Mahatma Gandhi's Contribution To India
Mahatma Gandhi lived and died for India. He has been rightly called the Father of the Nation, because under his leadership India achieved freedom. His name is respected all over the world. We should never let his memory die. But reverence and respect for Mahatma Gandhi ought not to mean acceptance of all his views. That good and honest people can differ with some of Gandhi’s views is understandable. His greatest co-worker and successor Jawaharlal Nehru disagreed with Mahatma Gandhi on many points.
Gandhiji opposed the idea of birth control or population control by scientific or medical methods. He advocated self-control or abstention. The ideal is lofty, but it is asking too much of human nature. Sex is not meant only for procreation. Sex has blossomed into the finest poetry and prose, dance and music, architecture, painting, sculpture and other fine arts. Sex has been no doubt in some cases responsible for crimes. But the right response to sex has an ennobling effect on character and it gives sweetness and light to life.
Mahatma Gandhi renounced all property but he would not allow the Government to acquire in public interest the excessive wealth and property of the richest men whom he called the trustees of the poor. Here one may be permitted to differ with the Mahatma. Black money must be confiscated.
Mahatma Gandhi thought that school and university education bred a slave mentality, whereas the truth is that the builders of modern India, foremost among them being Gandhiji himself, were products of modern education. Gandhiji did not also realise or recognize the great services rendered to India by the study of English literature and modern science. His views on such matters are open to question.
Mahatma Gandhi considered village life as the ideal life. He considered city life an evil. Gandhiji was opposed to machinery. But the world cannot, in the present age with its teeming population, dispense with machines. We cannot break up cities into villages.
Gandhiji believed in and preached the theory of village self-sufficiency. This theory is unpractical and utopian. Indian villagers need salt, sugar, pepper and many other spices. They need cotton and woolen cloth, metal utensils and agricultural tools, pens, pencils, ink, paper, books and newspaper. They desire to go in for transistors and radios. Gunny bags, medicines, cycles, kerosene oil, soap, laterns and many other articles which villages generally cannot and do not produce can be supplied to them from the cities only. No one will insist that Indian villagers should not supplement their incomes through cottage industries. But it is only when many isolated and scattered and economically non-self-sufficient villages unite to form themselves into agro-industrial townships that we can have near self-sufficiency in every locality and population-unit throughout India. On all these points Pandit Jawaharlal Nehru and many other enlightened Indians strongly differed with Gandhiji.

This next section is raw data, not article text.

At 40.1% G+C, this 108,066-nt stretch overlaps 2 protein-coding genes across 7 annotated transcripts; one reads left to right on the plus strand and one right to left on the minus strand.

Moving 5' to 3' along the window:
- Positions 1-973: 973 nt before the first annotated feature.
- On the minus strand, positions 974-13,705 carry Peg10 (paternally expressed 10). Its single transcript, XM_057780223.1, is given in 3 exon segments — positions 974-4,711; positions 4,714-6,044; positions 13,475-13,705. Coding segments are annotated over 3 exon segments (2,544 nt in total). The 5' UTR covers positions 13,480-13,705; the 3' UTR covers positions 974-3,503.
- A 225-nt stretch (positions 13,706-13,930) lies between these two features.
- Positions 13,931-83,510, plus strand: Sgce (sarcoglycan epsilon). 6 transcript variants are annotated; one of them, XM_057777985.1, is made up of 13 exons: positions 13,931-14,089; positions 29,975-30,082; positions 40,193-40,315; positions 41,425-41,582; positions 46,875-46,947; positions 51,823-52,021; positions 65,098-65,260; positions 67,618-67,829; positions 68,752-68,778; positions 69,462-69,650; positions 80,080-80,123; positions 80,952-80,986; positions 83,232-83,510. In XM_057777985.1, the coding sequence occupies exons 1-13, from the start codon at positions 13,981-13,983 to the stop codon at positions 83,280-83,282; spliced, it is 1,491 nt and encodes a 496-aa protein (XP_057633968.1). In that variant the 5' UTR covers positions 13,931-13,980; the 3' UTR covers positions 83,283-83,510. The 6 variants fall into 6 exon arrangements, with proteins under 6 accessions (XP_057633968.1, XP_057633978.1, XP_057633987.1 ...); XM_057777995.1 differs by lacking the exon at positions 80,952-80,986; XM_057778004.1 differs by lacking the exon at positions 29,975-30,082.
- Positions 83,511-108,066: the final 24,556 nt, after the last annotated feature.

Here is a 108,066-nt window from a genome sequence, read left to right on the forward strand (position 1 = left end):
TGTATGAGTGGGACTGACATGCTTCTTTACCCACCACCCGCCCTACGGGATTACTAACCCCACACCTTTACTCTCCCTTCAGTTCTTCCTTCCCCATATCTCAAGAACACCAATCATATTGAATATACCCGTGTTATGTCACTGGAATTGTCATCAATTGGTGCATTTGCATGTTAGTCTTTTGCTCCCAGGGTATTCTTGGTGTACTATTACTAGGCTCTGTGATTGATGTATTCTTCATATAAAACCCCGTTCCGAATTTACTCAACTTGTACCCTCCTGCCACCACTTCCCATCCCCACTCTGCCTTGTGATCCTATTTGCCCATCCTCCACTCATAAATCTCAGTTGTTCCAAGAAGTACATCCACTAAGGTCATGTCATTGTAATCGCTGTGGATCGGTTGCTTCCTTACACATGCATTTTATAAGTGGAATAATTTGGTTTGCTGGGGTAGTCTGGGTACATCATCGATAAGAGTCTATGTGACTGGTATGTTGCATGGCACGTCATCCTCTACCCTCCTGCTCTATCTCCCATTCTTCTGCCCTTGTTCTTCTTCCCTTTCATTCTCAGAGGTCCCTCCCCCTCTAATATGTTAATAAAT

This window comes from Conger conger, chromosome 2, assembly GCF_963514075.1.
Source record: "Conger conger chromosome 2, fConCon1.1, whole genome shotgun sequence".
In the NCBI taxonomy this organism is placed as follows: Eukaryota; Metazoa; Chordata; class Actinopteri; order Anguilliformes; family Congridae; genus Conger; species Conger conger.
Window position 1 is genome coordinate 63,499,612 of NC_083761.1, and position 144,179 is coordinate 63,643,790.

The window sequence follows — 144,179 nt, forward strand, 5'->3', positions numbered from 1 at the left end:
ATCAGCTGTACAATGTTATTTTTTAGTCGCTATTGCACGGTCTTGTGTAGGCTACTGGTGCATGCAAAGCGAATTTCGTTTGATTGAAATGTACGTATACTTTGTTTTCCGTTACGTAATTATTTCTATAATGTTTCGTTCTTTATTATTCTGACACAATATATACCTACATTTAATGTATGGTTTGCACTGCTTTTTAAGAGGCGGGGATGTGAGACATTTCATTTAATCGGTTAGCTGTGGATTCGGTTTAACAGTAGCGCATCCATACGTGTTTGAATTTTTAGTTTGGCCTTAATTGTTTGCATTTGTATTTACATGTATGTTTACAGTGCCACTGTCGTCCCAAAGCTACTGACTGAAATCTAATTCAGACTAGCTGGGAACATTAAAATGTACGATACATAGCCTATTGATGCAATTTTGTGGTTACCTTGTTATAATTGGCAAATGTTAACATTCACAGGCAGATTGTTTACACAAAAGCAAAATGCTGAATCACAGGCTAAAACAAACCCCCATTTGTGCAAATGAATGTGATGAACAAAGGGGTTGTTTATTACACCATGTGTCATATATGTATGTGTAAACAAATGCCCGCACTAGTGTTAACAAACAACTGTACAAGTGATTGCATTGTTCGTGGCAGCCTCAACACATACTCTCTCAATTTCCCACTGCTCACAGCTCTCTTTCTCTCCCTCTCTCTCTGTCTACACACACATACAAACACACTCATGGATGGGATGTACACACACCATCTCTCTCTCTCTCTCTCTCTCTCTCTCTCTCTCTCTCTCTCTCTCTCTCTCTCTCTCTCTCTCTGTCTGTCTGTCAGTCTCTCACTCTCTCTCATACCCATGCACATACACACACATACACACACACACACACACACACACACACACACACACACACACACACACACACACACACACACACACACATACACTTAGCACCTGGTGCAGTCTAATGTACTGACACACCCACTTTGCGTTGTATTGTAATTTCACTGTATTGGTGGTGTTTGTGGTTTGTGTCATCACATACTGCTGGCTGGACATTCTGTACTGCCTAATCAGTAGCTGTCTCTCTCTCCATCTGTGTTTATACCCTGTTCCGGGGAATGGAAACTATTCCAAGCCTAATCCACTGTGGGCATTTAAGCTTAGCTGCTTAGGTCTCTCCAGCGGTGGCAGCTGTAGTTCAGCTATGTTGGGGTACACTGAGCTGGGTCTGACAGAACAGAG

All the same, Mahatma Gandhi’s services to India and the world are unforgettable. His teaching that means should be as fair and above board as the end deserves to be inscribed in letters of gold. Equally valuable is his message that all disputes should be settled by negotiation and war should be abolished. The doctrine of Satyagraha is one of Gandhiji’s greatest gifts to India and to mankind. His services in the cause of communal harmony and the abolition of untouchability will ever be remembered by a grateful nation.